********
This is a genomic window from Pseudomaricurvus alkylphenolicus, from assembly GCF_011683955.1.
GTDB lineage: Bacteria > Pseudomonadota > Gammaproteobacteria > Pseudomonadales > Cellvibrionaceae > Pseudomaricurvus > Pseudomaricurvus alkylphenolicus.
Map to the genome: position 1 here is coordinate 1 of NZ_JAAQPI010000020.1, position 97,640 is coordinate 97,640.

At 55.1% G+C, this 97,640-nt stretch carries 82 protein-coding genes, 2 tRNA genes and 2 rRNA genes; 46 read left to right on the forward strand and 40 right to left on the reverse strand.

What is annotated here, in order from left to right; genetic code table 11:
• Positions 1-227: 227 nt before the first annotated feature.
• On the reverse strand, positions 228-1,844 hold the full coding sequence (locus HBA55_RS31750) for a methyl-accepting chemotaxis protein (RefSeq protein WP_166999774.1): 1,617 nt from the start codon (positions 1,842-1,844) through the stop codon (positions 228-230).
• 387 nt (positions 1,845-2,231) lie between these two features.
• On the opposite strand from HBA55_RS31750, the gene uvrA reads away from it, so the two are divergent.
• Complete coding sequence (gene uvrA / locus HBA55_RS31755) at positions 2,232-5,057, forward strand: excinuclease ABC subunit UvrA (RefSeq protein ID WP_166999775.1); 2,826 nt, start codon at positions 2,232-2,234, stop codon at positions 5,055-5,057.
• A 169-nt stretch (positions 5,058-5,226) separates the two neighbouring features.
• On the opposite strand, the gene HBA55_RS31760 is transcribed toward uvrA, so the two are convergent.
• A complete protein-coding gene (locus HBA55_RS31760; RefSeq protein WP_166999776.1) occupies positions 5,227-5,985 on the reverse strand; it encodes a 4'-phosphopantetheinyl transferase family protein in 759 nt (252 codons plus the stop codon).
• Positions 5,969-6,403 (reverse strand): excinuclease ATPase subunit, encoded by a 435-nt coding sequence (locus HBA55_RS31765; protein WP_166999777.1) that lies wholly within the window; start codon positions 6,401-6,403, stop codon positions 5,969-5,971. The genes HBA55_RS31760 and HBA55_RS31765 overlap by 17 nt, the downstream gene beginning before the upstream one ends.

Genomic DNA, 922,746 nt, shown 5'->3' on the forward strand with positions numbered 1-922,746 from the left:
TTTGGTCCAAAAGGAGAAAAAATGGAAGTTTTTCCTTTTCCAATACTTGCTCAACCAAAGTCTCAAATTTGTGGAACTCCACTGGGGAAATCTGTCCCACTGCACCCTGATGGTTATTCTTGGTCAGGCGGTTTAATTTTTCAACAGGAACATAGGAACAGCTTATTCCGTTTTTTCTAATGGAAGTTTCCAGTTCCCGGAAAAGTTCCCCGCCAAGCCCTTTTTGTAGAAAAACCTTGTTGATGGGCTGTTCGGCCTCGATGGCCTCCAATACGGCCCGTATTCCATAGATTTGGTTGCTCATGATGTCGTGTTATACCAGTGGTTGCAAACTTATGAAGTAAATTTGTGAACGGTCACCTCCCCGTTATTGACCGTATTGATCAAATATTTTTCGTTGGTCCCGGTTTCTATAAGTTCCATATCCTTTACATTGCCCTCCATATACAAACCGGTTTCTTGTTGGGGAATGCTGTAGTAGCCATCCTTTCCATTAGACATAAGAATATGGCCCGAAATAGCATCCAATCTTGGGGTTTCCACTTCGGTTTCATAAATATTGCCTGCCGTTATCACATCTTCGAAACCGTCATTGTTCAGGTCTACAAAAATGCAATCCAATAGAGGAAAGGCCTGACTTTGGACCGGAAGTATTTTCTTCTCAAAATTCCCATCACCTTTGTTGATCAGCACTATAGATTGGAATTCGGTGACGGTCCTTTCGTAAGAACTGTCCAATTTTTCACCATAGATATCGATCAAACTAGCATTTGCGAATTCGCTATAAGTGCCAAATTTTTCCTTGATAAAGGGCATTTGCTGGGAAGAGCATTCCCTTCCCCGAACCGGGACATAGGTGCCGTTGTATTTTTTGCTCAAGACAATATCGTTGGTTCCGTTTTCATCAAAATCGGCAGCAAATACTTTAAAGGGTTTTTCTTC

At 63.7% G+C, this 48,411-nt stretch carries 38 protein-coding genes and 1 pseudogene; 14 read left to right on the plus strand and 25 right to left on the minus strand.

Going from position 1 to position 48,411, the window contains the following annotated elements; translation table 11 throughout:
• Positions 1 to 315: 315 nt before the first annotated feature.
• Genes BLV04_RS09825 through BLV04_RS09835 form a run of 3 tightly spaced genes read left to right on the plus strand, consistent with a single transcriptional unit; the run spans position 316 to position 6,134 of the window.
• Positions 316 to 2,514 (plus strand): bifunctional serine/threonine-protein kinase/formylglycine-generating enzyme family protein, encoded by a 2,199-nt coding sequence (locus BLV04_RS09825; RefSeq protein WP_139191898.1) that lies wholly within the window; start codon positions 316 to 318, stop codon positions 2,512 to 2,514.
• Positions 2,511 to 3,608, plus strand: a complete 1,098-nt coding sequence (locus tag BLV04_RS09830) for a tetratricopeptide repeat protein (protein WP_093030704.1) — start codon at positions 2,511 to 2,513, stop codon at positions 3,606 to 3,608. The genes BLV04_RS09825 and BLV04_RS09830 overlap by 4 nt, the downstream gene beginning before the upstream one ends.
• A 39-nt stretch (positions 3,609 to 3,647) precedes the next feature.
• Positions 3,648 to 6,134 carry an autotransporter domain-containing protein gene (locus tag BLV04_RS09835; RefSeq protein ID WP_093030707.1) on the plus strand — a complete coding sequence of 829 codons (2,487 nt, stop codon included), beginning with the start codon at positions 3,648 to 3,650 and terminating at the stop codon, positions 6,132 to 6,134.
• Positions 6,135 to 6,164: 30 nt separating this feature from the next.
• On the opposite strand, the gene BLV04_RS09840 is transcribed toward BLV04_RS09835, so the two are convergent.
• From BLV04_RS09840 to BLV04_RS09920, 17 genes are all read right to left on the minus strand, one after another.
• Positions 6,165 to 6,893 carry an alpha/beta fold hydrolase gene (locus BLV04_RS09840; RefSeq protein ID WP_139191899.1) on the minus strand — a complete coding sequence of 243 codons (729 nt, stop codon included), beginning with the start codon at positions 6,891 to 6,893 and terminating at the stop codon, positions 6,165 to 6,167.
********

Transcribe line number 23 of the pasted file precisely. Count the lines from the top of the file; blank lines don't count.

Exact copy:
• A 39-nt stretch (positions 3,609 to 3,647) precedes the next feature.